Let’s face it: special teams is like flossing. If you do it well consistently, your gums will be beet red and you’ll steal some points, really put the pressure on your opponent, and more often than not flip the script of the game. If you do it really poorly, your opponent will unwind your game plan and make you look foolish, and your dentist will prick your gums more than he needs to, smugly enjoying your pain. If you remember to floss a couple times a week, its really won’t have any huge impacts on your life. See where I’m going with this? This offseason, I’m going to spend some time breaking down the TCU special teams game, poking and prodding to find some more context and understanding for how TCU’s season went awry.
Many fans perceive special teams as the diminutive third facet of the game, ranked behind offense and defense. Special teams certainly holds less weight that offense and defense, but in practice, it can flip the narrative of a game in the course of seconds.
Take, for instance, two examples from TCU’s early season. First, against SMU, after a long rain delay, the Frogs got off to a less-than-stellar start: a punt, a safety, and a missed field goal in three drives provided the Mustangs a 9-0 lead, and the upset was cooking. TCU needed a spark, and that was provided in the form of a classic [player name redacted] 78 yard punt return touchdown. From that point, down 9-7, TCU went on a 35-3 run, routing SMU and leaving a shaky first quarter in the dust.
Second, against Ohio State, TCU held their own, taking a 14-13 lead into the half. With 6 left in the third quarter, TCU had extended that lead, keeping pace with the Buckeyes to make it a 21-19 game. A sophomoric mistake from Shawn Robinson, understandable against a vaunted Ohio State defense, gave the lead to the Buckeyes, and TCU had the ball with a shot to tie things up. The drive stalled, one of the few times it did that game, and a punt would flip the field on Ohio State, giving TCU’s defense more opportunity to play their advantage. Instead, a botched punt sealed the deal for Ohio State. TCU pulled within 5 points, but couldn’t dig out of the hole the interception and the blocked punt built.
Flossing matters, at the extremes.
- Return Coverage was great.
- Distance was low and variance was high.
- Situational punting doesn’t factor in.
The Horned Frogs ranked 115th in Special teams S&P+, 112th in Net Punting. Punt efficiency ranked 86th in the nation, 55.6%. Overall, although TCU special teams had their moments, the special teams just fell flat.
Today, let’s look at how punting specifically limited the Horned Frogs this season, hamstringing drives, giving points to the other team, and losing control of games.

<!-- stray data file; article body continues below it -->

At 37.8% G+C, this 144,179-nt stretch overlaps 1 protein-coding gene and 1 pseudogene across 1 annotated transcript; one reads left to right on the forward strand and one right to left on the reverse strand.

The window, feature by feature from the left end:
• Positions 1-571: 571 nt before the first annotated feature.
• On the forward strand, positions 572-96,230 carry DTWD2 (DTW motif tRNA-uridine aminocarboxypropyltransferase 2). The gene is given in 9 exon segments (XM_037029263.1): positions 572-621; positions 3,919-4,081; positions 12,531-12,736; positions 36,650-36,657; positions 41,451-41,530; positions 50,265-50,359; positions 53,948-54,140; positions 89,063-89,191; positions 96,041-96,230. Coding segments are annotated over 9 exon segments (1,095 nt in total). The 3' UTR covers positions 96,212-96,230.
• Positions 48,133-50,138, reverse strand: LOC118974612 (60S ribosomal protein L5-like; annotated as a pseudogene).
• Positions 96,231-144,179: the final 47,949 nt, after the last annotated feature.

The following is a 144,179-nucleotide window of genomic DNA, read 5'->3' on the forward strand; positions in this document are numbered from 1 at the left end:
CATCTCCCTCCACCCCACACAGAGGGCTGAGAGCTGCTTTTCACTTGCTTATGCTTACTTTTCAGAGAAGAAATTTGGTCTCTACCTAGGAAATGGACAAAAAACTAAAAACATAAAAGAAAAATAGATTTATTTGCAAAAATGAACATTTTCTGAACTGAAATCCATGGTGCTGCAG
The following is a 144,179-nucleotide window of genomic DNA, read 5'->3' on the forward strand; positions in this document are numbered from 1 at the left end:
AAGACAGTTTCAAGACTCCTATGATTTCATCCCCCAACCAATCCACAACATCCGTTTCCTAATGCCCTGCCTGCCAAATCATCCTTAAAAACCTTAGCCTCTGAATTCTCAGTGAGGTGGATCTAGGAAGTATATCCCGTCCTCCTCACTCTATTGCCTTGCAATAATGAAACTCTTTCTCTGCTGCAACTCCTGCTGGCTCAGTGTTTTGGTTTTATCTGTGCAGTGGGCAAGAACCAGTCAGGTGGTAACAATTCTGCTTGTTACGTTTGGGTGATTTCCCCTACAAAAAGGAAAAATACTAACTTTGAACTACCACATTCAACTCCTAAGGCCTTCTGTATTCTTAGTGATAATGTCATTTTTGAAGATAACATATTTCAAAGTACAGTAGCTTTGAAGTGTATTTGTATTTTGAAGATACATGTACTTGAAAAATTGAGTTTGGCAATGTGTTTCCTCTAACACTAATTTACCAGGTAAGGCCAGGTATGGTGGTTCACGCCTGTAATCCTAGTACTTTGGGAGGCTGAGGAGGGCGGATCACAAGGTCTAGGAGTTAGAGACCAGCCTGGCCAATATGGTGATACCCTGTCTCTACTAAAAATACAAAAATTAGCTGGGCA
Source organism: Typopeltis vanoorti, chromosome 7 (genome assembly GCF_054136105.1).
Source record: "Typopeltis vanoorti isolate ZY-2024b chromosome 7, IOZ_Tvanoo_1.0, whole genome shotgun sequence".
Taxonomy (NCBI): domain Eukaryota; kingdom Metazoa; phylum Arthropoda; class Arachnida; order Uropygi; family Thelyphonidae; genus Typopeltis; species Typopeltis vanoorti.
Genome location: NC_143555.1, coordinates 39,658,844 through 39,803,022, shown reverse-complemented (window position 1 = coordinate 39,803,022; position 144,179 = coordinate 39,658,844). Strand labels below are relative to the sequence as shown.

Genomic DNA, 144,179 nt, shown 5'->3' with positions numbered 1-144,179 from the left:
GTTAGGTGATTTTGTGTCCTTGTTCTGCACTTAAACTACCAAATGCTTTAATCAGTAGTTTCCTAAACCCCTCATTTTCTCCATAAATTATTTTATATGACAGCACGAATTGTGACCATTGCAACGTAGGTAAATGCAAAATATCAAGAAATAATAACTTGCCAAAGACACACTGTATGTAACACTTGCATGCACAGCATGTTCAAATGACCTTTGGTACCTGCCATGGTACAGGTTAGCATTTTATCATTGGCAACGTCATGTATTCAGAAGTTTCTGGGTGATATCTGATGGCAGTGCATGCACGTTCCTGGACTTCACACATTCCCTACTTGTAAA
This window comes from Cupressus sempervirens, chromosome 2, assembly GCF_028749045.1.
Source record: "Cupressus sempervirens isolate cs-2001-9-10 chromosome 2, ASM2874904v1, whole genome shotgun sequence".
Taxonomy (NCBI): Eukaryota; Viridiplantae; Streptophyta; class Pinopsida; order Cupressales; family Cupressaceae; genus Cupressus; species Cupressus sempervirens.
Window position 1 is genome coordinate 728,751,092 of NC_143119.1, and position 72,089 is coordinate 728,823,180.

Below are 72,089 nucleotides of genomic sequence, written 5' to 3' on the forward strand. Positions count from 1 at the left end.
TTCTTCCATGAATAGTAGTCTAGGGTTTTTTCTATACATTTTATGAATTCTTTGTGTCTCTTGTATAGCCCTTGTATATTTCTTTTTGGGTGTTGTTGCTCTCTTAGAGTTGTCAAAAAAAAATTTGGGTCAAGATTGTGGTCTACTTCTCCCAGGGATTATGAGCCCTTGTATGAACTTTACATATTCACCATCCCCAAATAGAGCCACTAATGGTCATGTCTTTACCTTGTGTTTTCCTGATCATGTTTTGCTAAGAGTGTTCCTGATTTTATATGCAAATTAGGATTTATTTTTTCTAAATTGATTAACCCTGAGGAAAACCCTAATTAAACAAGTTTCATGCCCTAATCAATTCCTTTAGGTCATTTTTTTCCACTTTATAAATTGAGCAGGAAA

Between Adam Nunez and Andrew David, TCU averaged 34.82 net yards per punt and a measly 38.3 yards per punt, not accounting for returns. The return game, actually, was the highlight of the punting game: TCU allowed 68 punt return yards all season, 4.48 per, which was good for 21st in the nation. The problem with TCU’s punting game comes from two sources: first, poor punting, and second, poor decisions on when to punt.
First, the punting. TCU punted 65 times last year: two punts were blocked, one resulting in a touchdown drive for Ohio State - the other scoring opportunity was squandered by Baylor’s offensive ineptitude. Of the 63 punts, 9 went for less than 30 yards, including an 18 yard punt in the fourth quarter of the Texas Tech game that handed the Raiders a victory and a neat 11 yard punt against Kansas State that helped keep that game closer. The variance of TCU punts was 82.923. Now, it’s hard to say what variance means in a vacuum, but in the context of punts, higher variance implies a more erratic spread of punts, a more widely (and uncertainly) distributed outcome. Looking at the distribution, ideally, of course, the mean should be higher (top 50 teams averaged more than 37 yards of net punting - almost identical to TCU’s unadjusted distance), but also you want the spread to be more tight; that is, you want your punter to give you more reliable outcomes more consistently. If your punter is going to average 35 yards a punt, ideally, you’d want most of his punts to be around 35 yards, so you can game-plan your coverage and make decisions based on that, instead of the wide uncertainty that TCU has. The less like a random draw and the more like a facto of life punting is, the better for your defense and the better for your coverage.